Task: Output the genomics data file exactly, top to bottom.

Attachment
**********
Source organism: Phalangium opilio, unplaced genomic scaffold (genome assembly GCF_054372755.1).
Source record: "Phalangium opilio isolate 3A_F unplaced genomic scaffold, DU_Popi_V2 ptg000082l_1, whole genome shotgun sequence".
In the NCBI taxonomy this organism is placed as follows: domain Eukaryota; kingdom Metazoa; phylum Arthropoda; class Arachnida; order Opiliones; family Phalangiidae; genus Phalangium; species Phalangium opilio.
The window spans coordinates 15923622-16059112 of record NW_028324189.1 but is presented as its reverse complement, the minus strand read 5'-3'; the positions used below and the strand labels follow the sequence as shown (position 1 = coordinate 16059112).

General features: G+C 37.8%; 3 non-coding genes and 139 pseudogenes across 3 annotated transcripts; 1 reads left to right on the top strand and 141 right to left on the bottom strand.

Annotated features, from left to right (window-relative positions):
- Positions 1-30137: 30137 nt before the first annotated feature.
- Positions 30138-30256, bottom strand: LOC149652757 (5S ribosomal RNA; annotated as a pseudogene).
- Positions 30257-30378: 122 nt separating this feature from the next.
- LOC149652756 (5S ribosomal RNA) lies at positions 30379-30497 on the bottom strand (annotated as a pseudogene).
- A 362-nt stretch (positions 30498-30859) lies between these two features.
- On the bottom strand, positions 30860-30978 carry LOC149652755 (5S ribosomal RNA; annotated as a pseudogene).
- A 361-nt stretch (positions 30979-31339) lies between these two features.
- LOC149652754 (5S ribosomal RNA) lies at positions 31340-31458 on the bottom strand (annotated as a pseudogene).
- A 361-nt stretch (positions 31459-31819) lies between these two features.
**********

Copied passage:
Source organism: Phalangium opilio, unplaced genomic scaffold (genome assembly GCF_054372755.1).
Source record: "Phalangium opilio isolate 3A_F unplaced genomic scaffold, DU_Popi_V2 ptg000082l_1, whole genome shotgun sequence".
In the NCBI taxonomy this organism is placed as follows: domain Eukaryota; kingdom Metazoa; phylum Arthropoda; class Arachnida; order Opiliones; family Phalangiidae; genus Phalangium; species Phalangium opilio.
The window spans coordinates 15923622-16059112 of record NW_028324189.1 but is presented as its reverse complement, the minus strand read 5'-3'; the positions used below and the strand labels follow the sequence as shown (position 1 = coordinate 16059112).

General features: G+C 37.8%; 3 non-coding genes and 139 pseudogenes across 3 annotated transcripts; 1 reads left to right on the top strand and 141 right to left on the bottom strand.

Annotated features, from left to right (window-relative positions):
- Positions 1-30137: 30137 nt before the first annotated feature.
- Positions 30138-30256, bottom strand: LOC149652757 (5S ribosomal RNA; annotated as a pseudogene).
- Positions 30257-30378: 122 nt separating this feature from the next.
- LOC149652756 (5S ribosomal RNA) lies at positions 30379-30497 on the bottom strand (annotated as a pseudogene).
- A 362-nt stretch (positions 30498-30859) lies between these two features.
- On the bottom strand, positions 30860-30978 carry LOC149652755 (5S ribosomal RNA; annotated as a pseudogene).
- A 361-nt stretch (positions 30979-31339) lies between these two features.
- LOC149652754 (5S ribosomal RNA) lies at positions 31340-31458 on the bottom strand (annotated as a pseudogene).
- A 361-nt stretch (positions 31459-31819) lies between these two features.